The Toronto Region Board of Trade has warned that rising housing costs and a short supply of decent apartments in the greater Toronto area risks harming the city’s ability to attract and retain talent, according to the Star’s real estate reporter Tess Kalinowski:
A survey by the business group last year shows 42 per cent of young professionals would consider leaving the region because of the high cost of housing. That has prompted the board to publish a Housing Policy Playbook in advance of the June provincial election with five recommendations for how the next government should tackle the housing crunch. The proposals range from building condos over transit stations to expediting construction permits. …
As millennials grew into the largest generation in the workforce over the past few years, we’ve been treated to a deluge of breathless media coverage about how uniquely difficult they were to deal with and how they were ruining everything. From chain restaurants to jewelry, along with job loyalty and the 9-to-5 workday, the list of American institutions millennials are charged with killing is nearly endless. Meanwhile, business leaders have wrestled with the seemingly vast complexities their entry to the workforce has created. Most of the work-related challenges have proven to be more myth than truth, as our research at CEB (now Gartner) has found, along with other investigations by the Economist and the Pew Research Center, but the conventional wisdom endures that millennials are entitled, need constant hand-holding, and are therefore unusually hard to manage.
It appears the newest generation entering the workforce, Generation Z, is being similarly prejudged, according a recent survey of managers profiled by SHRM’s Dana Wilkie. In it, 36 percent of managers said they believed that Generation Z would be more difficult to manage than previous generations, while 29 percent believe it will be more difficult to train employees from Generation Z, 26 percent say it will be more difficult to communicate with the newest generation, and even 20 percent of millennial managers believe Generation Z represents a threat to company culture.
“There is a tendency and expectation of instantaneous gratification,” said Jeff Corbin, CEO of APPrise Mobile, the employee communications company which conducted the study. “They want the answers now. They are all about tweets and short responses. As a result, many Gen Zers are going to be too quick to respond rather than deliberate and thoughtful. … [T]he concept of professionalism, formality and quality in communications may be a foreign one to many in Gen Z, which could be problematic to older generations.”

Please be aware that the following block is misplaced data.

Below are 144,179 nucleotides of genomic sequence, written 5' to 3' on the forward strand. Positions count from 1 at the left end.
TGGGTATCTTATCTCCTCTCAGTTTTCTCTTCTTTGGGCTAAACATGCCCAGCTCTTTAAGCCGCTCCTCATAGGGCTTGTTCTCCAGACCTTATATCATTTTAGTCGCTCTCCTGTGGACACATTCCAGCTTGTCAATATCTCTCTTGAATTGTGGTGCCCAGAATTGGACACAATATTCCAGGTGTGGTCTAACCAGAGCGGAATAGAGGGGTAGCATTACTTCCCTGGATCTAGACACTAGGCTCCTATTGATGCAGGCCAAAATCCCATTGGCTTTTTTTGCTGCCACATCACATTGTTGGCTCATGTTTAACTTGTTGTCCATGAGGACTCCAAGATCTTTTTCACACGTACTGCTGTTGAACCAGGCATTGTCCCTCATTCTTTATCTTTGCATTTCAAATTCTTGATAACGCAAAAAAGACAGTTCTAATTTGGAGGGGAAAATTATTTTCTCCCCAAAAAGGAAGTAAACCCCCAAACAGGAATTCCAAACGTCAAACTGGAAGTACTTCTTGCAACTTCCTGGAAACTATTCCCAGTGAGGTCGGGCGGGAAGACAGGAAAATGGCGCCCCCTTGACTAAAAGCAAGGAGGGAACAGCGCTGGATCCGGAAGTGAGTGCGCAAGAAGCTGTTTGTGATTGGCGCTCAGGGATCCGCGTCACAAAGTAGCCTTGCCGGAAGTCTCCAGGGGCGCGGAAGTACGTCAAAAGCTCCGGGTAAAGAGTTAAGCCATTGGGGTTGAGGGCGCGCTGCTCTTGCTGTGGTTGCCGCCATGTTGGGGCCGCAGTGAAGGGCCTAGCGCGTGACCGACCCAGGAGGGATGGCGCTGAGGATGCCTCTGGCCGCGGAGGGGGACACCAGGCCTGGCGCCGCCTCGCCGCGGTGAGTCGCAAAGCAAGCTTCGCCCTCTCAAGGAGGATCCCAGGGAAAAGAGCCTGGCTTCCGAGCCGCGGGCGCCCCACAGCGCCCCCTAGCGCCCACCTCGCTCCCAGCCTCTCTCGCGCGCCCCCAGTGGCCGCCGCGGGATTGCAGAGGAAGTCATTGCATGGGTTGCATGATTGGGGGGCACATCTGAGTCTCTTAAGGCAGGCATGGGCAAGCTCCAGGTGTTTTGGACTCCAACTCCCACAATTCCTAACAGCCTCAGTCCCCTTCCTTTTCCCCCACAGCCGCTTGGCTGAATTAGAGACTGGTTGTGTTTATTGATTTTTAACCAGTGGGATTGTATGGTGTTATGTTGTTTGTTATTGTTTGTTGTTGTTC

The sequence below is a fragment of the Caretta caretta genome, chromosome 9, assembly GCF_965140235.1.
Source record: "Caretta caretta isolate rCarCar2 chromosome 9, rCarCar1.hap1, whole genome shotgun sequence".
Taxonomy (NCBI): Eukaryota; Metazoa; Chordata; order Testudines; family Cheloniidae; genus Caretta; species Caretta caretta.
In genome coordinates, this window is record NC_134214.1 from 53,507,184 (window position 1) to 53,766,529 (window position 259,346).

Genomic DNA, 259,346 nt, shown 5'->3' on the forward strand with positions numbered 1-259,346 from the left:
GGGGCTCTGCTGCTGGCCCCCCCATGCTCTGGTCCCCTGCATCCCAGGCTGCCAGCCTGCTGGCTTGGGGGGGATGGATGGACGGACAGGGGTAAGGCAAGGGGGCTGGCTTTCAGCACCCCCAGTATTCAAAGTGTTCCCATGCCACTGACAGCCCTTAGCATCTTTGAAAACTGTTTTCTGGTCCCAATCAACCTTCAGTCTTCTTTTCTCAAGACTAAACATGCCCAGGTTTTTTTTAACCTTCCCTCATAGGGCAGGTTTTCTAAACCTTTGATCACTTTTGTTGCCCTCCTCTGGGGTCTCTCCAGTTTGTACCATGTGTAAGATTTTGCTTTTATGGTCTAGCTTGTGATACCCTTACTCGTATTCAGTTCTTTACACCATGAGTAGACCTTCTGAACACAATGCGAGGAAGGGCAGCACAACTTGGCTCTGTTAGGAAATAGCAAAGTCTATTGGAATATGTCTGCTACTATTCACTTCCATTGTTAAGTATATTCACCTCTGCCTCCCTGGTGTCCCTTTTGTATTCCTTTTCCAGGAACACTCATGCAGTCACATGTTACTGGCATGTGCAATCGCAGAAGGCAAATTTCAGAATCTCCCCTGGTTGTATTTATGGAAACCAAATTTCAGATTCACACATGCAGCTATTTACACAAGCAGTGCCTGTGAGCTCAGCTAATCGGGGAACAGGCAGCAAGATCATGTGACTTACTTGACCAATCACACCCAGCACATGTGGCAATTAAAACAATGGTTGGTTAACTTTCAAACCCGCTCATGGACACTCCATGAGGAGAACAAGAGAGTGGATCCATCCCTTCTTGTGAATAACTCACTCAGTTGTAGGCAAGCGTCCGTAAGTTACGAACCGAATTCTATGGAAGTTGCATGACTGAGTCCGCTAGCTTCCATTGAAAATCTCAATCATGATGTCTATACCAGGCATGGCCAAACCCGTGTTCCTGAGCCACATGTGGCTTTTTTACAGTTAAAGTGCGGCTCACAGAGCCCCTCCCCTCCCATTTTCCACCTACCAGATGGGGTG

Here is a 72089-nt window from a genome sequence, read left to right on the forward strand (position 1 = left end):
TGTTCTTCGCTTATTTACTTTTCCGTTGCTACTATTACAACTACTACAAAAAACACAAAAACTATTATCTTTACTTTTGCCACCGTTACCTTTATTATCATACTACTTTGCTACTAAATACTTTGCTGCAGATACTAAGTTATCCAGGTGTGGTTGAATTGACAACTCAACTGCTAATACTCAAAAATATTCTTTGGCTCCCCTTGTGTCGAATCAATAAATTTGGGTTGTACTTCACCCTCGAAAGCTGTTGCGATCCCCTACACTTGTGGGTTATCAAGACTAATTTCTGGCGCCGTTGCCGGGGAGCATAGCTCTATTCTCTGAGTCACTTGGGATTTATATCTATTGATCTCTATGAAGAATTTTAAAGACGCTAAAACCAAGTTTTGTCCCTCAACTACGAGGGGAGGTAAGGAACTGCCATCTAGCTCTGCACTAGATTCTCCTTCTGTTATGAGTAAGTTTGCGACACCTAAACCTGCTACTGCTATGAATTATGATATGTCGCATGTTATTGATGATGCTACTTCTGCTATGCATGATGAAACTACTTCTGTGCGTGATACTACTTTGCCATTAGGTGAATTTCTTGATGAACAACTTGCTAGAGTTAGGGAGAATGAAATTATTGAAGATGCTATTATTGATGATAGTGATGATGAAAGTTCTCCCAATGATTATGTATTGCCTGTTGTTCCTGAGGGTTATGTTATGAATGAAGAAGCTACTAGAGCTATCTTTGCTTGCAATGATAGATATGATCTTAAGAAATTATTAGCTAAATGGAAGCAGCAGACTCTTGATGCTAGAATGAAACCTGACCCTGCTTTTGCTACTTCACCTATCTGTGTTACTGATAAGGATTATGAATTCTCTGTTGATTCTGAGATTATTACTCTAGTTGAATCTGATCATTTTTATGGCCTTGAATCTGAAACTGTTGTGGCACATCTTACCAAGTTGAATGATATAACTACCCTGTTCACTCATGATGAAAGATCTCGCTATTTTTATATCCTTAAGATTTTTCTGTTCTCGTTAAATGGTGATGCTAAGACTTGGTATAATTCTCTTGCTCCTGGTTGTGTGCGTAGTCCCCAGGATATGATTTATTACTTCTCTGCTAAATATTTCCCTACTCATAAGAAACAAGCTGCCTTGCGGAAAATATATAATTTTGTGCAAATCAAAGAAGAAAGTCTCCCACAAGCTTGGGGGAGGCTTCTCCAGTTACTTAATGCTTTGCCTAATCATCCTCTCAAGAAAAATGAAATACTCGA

It never hurts to be reminded that not everything you hear about millennials is true: In fact, most stereotypes about this generation turn out to be incorrect. Looking at US and European labor market data, the Economist is the latest to realize that in the US at least, millennials aren’t doing much job-hopping after all:
Data from America’s Bureau of Labour Statistics show workers aged 25 and over now spend a median of 5.1 years with their employers, slightly more than in 1983 (see chart). Job tenure has declined for the lower end of that age group, but only slightly. Men between the ages of 25 and 34 now spend a median of 2.9 years with each employer, down from 3.2 years in 1983.
This finding is old news to readers of Talent Daily or our research at CEB, now Gartner: A Pew study debunked the millennial job-hopper based on Labor Department data earlier this year, whereas a Namely survey released this summer found that tenures were shortening, but that older employees were job-hopping as much as millennials were.
What our research has found is that millennials do value a range of experiences early in their careers, but don’t necessarily feel the need to change jobs as long as they are getting that range of experiences and building that range of skills with one employer. As such, they value employers with significant internal mobility and internal labor markets, and if they are hopping from one organization to another, it’s because the first organization wasn’t meeting their needs in terms of learning and growth opportunities. This is one of several millennial myths we busted in our research back in 2014.